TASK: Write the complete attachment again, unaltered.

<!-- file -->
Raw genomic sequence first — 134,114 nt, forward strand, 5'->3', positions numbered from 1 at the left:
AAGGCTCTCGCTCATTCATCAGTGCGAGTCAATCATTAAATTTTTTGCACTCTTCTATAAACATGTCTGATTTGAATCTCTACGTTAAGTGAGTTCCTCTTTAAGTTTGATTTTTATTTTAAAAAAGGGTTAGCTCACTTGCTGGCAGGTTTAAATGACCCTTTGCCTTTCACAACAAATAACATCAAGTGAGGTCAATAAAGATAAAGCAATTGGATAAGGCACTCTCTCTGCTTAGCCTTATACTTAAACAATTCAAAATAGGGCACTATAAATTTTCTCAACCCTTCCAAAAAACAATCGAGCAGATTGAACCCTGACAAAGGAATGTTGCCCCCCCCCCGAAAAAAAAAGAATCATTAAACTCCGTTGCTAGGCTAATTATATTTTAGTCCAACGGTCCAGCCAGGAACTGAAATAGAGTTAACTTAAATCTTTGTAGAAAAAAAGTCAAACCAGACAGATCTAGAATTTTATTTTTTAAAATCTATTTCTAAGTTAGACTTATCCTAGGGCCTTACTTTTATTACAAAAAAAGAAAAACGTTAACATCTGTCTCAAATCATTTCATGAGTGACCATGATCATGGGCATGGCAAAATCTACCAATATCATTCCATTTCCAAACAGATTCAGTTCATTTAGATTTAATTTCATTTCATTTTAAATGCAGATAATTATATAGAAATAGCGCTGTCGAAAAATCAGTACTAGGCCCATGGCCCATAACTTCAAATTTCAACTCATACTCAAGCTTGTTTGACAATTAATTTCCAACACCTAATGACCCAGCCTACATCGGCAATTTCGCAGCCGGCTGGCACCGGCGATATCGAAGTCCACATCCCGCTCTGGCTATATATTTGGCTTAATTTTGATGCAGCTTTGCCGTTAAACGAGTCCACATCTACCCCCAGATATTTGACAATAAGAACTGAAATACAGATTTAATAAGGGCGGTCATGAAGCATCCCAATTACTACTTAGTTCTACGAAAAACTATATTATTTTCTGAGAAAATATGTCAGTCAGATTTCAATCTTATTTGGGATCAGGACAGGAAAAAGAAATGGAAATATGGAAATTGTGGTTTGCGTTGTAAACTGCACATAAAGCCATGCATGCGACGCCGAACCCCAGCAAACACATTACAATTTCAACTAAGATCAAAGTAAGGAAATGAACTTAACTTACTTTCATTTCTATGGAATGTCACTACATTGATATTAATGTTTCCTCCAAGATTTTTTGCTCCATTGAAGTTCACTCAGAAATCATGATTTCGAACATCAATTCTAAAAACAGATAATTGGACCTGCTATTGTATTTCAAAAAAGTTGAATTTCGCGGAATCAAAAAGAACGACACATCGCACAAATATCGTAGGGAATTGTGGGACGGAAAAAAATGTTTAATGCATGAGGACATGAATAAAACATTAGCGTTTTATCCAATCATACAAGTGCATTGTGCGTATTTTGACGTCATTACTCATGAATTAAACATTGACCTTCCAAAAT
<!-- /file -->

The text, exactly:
Raw genomic sequence first — 134,114 nt, forward strand, 5'->3', positions numbered from 1 at the left:
AAGGCTCTCGCTCATTCATCAGTGCGAGTCAATCATTAAATTTTTTGCACTCTTCTATAAACATGTCTGATTTGAATCTCTACGTTAAGTGAGTTCCTCTTTAAGTTTGATTTTTATTTTAAAAAAGGGTTAGCTCACTTGCTGGCAGGTTTAAATGACCCTTTGCCTTTCACAACAAATAACATCAAGTGAGGTCAATAAAGATAAAGCAATTGGATAAGGCACTCTCTCTGCTTAGCCTTATACTTAAACAATTCAAAATAGGGCACTATAAATTTTCTCAACCCTTCCAAAAAACAATCGAGCAGATTGAACCCTGACAAAGGAATGTTGCCCCCCCCCCGAAAAAAAAAGAATCATTAAACTCCGTTGCTAGGCTAATTATATTTTAGTCCAACGGTCCAGCCAGGAACTGAAATAGAGTTAACTTAAATCTTTGTAGAAAAAAAGTCAAACCAGACAGATCTAGAATTTTATTTTTTAAAATCTATTTCTAAGTTAGACTTATCCTAGGGCCTTACTTTTATTACAAAAAAAGAAAAACGTTAACATCTGTCTCAAATCATTTCATGAGTGACCATGATCATGGGCATGGCAAAATCTACCAATATCATTCCATTTCCAAACAGATTCAGTTCATTTAGATTTAATTTCATTTCATTTTAAATGCAGATAATTATATAGAAATAGCGCTGTCGAAAAATCAGTACTAGGCCCATGGCCCATAACTTCAAATTTCAACTCATACTCAAGCTTGTTTGACAATTAATTTCCAACACCTAATGACCCAGCCTACATCGGCAATTTCGCAGCCGGCTGGCACCGGCGATATCGAAGTCCACATCCCGCTCTGGCTATATATTTGGCTTAATTTTGATGCAGCTTTGCCGTTAAACGAGTCCACATCTACCCCCAGATATTTGACAATAAGAACTGAAATACAGATTTAATAAGGGCGGTCATGAAGCATCCCAATTACTACTTAGTTCTACGAAAAACTATATTATTTTCTGAGAAAATATGTCAGTCAGATTTCAATCTTATTTGGGATCAGGACAGGAAAAAGAAATGGAAATATGGAAATTGTGGTTTGCGTTGTAAACTGCACATAAAGCCATGCATGCGACGCCGAACCCCAGCAAACACATTACAATTTCAACTAAGATCAAAGTAAGGAAATGAACTTAACTTACTTTCATTTCTATGGAATGTCACTACATTGATATTAATGTTTCCTCCAAGATTTTTTGCTCCATTGAAGTTCACTCAGAAATCATGATTTCGAACATCAATTCTAAAAACAGATAATTGGACCTGCTATTGTATTTCAAAAAAGTTGAATTTCGCGGAATCAAAAAGAACGACACATCGCACAAATATCGTAGGGAATTGTGGGACGGAAAAAAATGTTTAATGCATGAGGACATGAATAAAACATTAGCGTTTTATCCAATCATACAAGTGCATTGTGCGTATTTTGACGTCATTACTCATGAATTAAACATTGACCTTCCAAAAT